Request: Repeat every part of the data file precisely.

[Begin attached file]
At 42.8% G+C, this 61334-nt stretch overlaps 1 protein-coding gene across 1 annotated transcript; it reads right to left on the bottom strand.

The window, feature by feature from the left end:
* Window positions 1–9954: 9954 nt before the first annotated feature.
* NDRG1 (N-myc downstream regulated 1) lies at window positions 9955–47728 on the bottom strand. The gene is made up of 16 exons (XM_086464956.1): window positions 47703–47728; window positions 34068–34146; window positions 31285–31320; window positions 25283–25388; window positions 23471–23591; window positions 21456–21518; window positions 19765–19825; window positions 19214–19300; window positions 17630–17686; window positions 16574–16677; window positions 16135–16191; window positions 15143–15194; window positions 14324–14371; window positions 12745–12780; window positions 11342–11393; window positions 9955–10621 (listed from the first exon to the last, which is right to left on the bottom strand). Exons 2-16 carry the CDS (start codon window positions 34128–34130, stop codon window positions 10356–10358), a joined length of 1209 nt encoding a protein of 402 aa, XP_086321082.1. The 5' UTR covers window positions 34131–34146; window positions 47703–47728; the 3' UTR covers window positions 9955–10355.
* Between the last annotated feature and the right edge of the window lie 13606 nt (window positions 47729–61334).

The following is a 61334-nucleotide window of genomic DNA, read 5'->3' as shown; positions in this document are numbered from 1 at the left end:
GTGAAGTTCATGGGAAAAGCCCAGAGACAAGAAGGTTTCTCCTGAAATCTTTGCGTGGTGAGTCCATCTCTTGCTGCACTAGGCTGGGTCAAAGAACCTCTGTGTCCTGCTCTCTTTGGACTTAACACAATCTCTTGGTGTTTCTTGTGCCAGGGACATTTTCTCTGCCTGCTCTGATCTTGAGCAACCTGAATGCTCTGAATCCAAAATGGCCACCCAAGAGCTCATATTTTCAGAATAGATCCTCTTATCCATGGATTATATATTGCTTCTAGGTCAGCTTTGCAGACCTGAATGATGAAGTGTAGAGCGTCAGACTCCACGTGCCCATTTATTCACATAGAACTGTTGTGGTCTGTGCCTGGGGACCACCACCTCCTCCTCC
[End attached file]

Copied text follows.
At 42.8% G+C, this 61334-nt stretch overlaps 1 protein-coding gene across 1 annotated transcript; it reads right to left on the bottom strand.

The window, feature by feature from the left end:
* Window positions 1–9954: 9954 nt before the first annotated feature.
* NDRG1 (N-myc downstream regulated 1) lies at window positions 9955–47728 on the bottom strand. The gene is made up of 16 exons (XM_086464956.1): window positions 47703–47728; window positions 34068–34146; window positions 31285–31320; window positions 25283–25388; window positions 23471–23591; window positions 21456–21518; window positions 19765–19825; window positions 19214–19300; window positions 17630–17686; window positions 16574–16677; window positions 16135–16191; window positions 15143–15194; window positions 14324–14371; window positions 12745–12780; window positions 11342–11393; window positions 9955–10621 (listed from the first exon to the last, which is right to left on the bottom strand). Exons 2-16 carry the CDS (start codon window positions 34128–34130, stop codon window positions 10356–10358), a joined length of 1209 nt encoding a protein of 402 aa, XP_086321082.1. The 5' UTR covers window positions 34131–34146; window positions 47703–47728; the 3' UTR covers window positions 9955–10355.
* Between the last annotated feature and the right edge of the window lie 13606 nt (window positions 47729–61334).

The following is a 61334-nucleotide window of genomic DNA, read 5'->3' as shown; positions in this document are numbered from 1 at the left end:
GTGAAGTTCATGGGAAAAGCCCAGAGACAAGAAGGTTTCTCCTGAAATCTTTGCGTGGTGAGTCCATCTCTTGCTGCACTAGGCTGGGTCAAAGAACCTCTGTGTCCTGCTCTCTTTGGACTTAACACAATCTCTTGGTGTTTCTTGTGCCAGGGACATTTTCTCTGCCTGCTCTGATCTTGAGCAACCTGAATGCTCTGAATCCAAAATGGCCACCCAAGAGCTCATATTTTCAGAATAGATCCTCTTATCCATGGATTATATATTGCTTCTAGGTCAGCTTTGCAGACCTGAATGATGAAGTGTAGAGCGTCAGACTCCACGTGCCCATTTATTCACATAGAACTGTTGTGGTCTGTGCCTGGGGACCACCACCTCCTCCTCC